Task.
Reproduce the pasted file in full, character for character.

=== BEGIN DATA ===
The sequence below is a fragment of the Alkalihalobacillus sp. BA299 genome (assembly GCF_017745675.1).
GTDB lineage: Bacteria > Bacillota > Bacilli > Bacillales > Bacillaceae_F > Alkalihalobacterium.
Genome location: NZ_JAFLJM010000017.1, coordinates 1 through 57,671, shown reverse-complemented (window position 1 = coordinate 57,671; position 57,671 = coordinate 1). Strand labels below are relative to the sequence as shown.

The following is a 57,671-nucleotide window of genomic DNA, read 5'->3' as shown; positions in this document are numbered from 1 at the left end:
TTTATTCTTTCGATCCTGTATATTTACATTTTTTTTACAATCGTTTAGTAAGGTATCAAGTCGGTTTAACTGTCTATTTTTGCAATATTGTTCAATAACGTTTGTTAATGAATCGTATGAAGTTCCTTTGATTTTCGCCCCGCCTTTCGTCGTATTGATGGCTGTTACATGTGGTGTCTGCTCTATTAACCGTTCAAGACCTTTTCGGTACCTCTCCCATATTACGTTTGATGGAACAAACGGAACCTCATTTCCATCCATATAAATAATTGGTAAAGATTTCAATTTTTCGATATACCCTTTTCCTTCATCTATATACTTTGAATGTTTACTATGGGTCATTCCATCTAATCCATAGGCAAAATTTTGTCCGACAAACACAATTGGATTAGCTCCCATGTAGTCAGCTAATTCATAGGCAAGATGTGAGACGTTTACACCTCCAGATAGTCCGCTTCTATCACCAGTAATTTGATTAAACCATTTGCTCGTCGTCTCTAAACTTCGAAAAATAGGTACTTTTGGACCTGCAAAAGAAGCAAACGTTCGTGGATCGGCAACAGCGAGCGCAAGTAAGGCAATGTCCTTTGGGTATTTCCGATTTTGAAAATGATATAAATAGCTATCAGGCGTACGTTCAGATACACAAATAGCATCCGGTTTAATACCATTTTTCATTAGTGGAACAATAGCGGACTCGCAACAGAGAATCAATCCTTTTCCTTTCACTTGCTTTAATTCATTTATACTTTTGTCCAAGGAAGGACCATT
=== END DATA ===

The sequence below is a fragment of the Alkalihalobacillus sp. BA299 genome (assembly GCF_017745675.1).
GTDB lineage: Bacteria > Bacillota > Bacilli > Bacillales > Bacillaceae_F > Alkalihalobacterium.
Genome location: NZ_JAFLJM010000017.1, coordinates 1 through 57,671, shown reverse-complemented (window position 1 = coordinate 57,671; position 57,671 = coordinate 1). Strand labels below are relative to the sequence as shown.

The following is a 57,671-nucleotide window of genomic DNA, read 5'->3' as shown; positions in this document are numbered from 1 at the left end:
TTTATTCTTTCGATCCTGTATATTTACATTTTTTTTACAATCGTTTAGTAAGGTATCAAGTCGGTTTAACTGTCTATTTTTGCAATATTGTTCAATAACGTTTGTTAATGAATCGTATGAAGTTCCTTTGATTTTCGCCCCGCCTTTCGTCGTATTGATGGCTGTTACATGTGGTGTCTGCTCTATTAACCGTTCAAGACCTTTTCGGTACCTCTCCCATATTACGTTTGATGGAACAAACGGAACCTCATTTCCATCCATATAAATAATTGGTAAAGATTTCAATTTTTCGATATACCCTTTTCCTTCATCTATATACTTTGAATGTTTACTATGGGTCATTCCATCTAATCCATAGGCAAAATTTTGTCCGACAAACACAATTGGATTAGCTCCCATGTAGTCAGCTAATTCATAGGCAAGATGTGAGACGTTTACACCTCCAGATAGTCCGCTTCTATCACCAGTAATTTGATTAAACCATTTGCTCGTCGTCTCTAAACTTCGAAAAATAGGTACTTTTGGACCTGCAAAAGAAGCAAACGTTCGTGGATCGGCAACAGCGAGCGCAAGTAAGGCAATGTCCTTTGGGTATTTCCGATTTTGAAAATGATATAAATAGCTATCAGGCGTACGTTCAGATACACAAATAGCATCCGGTTTAATACCATTTTTCATTAGTGGAACAATAGCGGACTCGCAACAGAGAATCAATCCTTTTCCTTTCACTTGCTTTAATTCATTTATACTTTTGTCCAAGGAAGGACCATT